Religion > Judaism and Jewish Studies

   
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Aversion and Erasure
The Fate of the Victim after the Holocaust
Carolyn J. Dean
In Aversion and Erasure, Carolyn J. Dean offers a bold account of how the Holocaust's status as humanity's most terrible example of evil has shaped contemporary discourses about victims in the...



Jews and the Imperial State
Identification Politics in Tsarist Russia
Eugene M. Avrutin
"This absorbing book is a fine contribution to the growing literature on official identification and the administrative life of the state, including its characteristic product, the paper document."—Jane Caplan, University of...



Evolving Nationalism
Homeland, Identity, and Religion in Israel, 1925–2005
Nadav G. Shelef
Evolving Nationalism examines how the idea of Israel as a nation-state has developed within Zionist and Israeli discourse over the past eight decades.



War on Sacred Grounds
Ron E. Hassner
Hassner investigates the causes and properties of conflicts over religious sites that are both venerated and contested; he also proposes potential means for managing these disputes.



A Dark Trace
Sigmund Freud on the Sense of Guilt
Herman Westerink
Figures of the Unconscious, No. 8 Sigmund Freud, in his search for the origins of the sense of guilt in individual life and culture, regularly speaks of "reading a dark trace," thus referring to the Oedipus myth as a myth about the problem of human...



Heresy and the Politics of Community
The Jews of the Fatimid Caliphate
Marina Rustow
A new perspective on the factional conflict between two medieval Jewish sects: the Rabbanites and the...



Contested Rituals
Circumcision, Kosher Butchering, and Jewish Political Life in Germany, 1843–1933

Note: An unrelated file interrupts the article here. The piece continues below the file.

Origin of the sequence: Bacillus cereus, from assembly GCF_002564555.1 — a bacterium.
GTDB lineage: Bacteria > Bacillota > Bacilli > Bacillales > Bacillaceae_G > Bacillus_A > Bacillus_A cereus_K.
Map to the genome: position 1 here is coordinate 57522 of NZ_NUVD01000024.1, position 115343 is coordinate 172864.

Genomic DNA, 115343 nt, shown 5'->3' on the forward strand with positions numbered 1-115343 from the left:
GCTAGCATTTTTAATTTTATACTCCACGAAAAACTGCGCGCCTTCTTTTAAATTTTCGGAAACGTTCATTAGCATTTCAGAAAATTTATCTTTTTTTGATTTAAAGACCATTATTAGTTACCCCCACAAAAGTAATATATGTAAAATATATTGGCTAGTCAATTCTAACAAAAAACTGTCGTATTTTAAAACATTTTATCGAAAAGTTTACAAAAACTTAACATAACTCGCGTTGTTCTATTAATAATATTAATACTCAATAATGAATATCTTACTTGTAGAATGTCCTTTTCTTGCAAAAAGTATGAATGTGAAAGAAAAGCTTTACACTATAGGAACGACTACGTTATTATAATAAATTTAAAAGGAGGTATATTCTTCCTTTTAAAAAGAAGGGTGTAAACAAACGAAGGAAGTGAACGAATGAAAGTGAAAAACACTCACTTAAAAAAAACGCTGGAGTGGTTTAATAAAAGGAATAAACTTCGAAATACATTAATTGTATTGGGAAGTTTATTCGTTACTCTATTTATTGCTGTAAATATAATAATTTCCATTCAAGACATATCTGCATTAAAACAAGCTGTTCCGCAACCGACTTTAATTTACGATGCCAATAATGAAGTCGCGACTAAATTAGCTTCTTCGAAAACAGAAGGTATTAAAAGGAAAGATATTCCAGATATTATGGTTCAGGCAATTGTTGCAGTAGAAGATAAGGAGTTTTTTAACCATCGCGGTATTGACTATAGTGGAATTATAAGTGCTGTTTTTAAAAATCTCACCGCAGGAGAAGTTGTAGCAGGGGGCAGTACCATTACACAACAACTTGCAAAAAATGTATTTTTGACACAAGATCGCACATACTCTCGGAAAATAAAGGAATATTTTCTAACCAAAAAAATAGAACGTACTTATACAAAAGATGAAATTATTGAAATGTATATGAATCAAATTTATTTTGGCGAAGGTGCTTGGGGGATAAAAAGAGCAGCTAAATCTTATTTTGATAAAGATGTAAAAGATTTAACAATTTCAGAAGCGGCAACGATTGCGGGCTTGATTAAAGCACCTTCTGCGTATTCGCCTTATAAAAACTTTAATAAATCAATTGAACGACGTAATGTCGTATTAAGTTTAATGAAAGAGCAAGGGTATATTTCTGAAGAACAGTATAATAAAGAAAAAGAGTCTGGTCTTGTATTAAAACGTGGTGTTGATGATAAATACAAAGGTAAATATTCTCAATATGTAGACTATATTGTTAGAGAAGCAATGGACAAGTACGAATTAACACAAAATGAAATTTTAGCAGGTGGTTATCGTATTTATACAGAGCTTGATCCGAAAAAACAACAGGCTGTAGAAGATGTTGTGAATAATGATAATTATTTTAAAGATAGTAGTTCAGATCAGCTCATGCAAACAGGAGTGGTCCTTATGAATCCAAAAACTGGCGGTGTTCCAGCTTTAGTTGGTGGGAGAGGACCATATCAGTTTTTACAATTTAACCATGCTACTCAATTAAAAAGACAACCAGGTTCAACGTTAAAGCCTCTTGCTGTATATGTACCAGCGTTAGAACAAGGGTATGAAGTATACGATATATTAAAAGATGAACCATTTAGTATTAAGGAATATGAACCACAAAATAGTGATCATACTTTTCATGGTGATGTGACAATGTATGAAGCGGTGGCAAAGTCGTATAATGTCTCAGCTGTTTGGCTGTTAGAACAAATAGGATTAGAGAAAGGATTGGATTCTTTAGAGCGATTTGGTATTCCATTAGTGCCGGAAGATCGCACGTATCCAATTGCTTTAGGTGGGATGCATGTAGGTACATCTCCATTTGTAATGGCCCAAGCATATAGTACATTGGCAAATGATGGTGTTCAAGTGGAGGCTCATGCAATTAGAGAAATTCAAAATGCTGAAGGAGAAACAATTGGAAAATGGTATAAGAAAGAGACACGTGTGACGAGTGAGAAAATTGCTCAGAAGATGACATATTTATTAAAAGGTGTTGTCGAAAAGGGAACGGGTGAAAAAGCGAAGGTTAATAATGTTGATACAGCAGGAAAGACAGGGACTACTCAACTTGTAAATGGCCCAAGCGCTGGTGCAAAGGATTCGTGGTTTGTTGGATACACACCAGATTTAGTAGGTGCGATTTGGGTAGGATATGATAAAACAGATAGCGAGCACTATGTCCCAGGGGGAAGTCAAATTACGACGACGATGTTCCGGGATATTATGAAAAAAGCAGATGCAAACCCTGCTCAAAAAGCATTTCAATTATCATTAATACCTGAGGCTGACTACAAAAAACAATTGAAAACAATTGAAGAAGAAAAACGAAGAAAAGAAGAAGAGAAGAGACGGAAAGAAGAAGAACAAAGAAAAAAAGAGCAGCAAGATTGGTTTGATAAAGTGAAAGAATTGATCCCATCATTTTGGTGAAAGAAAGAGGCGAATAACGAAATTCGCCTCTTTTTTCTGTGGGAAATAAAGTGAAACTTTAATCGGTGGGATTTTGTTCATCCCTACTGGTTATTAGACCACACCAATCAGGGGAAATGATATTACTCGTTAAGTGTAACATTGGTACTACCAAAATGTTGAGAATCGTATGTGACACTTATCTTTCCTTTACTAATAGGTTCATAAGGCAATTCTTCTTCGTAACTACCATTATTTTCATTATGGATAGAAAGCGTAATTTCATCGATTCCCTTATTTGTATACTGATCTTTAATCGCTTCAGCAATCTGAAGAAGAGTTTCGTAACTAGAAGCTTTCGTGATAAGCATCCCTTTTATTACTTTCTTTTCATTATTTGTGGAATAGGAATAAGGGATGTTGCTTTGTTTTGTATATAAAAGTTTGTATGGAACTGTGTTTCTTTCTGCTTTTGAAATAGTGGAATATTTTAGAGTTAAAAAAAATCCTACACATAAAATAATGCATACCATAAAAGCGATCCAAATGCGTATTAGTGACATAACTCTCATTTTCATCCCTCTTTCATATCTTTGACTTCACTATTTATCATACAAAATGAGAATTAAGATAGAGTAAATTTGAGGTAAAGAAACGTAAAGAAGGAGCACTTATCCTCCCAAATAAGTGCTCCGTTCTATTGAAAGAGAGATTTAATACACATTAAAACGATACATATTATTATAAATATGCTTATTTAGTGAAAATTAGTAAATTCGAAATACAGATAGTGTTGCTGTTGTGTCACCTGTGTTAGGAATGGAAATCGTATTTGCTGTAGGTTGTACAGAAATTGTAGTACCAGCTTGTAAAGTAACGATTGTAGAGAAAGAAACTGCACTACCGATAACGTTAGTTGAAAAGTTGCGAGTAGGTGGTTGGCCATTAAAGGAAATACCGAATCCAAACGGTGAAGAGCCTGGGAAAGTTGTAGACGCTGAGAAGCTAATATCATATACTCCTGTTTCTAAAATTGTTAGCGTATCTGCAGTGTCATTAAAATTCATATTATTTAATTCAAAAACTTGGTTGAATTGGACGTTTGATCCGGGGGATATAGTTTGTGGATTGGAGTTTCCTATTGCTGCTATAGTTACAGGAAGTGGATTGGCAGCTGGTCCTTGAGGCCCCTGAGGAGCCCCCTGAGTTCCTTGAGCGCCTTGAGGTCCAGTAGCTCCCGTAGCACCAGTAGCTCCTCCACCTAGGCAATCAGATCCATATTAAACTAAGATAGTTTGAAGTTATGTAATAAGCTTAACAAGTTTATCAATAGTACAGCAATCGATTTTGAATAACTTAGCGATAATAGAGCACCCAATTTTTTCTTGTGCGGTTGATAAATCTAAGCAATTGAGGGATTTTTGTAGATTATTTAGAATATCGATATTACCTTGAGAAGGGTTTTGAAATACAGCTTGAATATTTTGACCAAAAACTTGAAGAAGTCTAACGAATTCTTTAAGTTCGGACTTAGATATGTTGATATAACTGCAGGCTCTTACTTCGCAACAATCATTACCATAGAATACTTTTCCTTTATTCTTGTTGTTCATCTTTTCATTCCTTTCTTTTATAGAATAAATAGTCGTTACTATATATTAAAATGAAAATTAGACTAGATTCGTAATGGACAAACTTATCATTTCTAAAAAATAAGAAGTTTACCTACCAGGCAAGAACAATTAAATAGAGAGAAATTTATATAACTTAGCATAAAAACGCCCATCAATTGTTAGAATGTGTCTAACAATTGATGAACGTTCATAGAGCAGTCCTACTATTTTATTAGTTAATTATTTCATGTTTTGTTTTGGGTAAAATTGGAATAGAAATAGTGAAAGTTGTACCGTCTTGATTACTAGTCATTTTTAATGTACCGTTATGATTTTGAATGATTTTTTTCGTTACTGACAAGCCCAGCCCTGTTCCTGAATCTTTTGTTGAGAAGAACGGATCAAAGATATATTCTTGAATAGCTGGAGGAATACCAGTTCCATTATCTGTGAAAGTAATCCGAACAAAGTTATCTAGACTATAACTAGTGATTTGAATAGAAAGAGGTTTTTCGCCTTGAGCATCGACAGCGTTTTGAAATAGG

Robin Judd
Judd gives us a new understanding of the formation of German political systems, the importance of religious practices to Jewish political leadership, and the interaction of Jews with the German government.



In Defense of Christian Hungary
Religion, Nationalism, and Antisemitism, 1890–1944
Paul A. Hanebrink
In this important historical account of the role that religion played in defining the political life of a modern national society, Paul A. Hanebrink shows how Hungarian nationalists redefined Hungary—a liberal society in the nineteenth century—as a...



The Frank Family That Survived
Gordon F. Sander
Told by the grandson of the head of the family, this is the gripping odyssey of another Frank family from the deceptively good life of Berlin in the 1920s, through the rise of Hitler and their flight to apparently safe Holland, the nightmarish ordeal...



The Sephardic Frontier
The "Reconquista" and the Jewish Community in Medieval Iberia
Jonathan Ray
Reveals a fluid, often volatile society that transcended religious boundaries and attracted Jewish colonists from throughout the peninsula and beyond.



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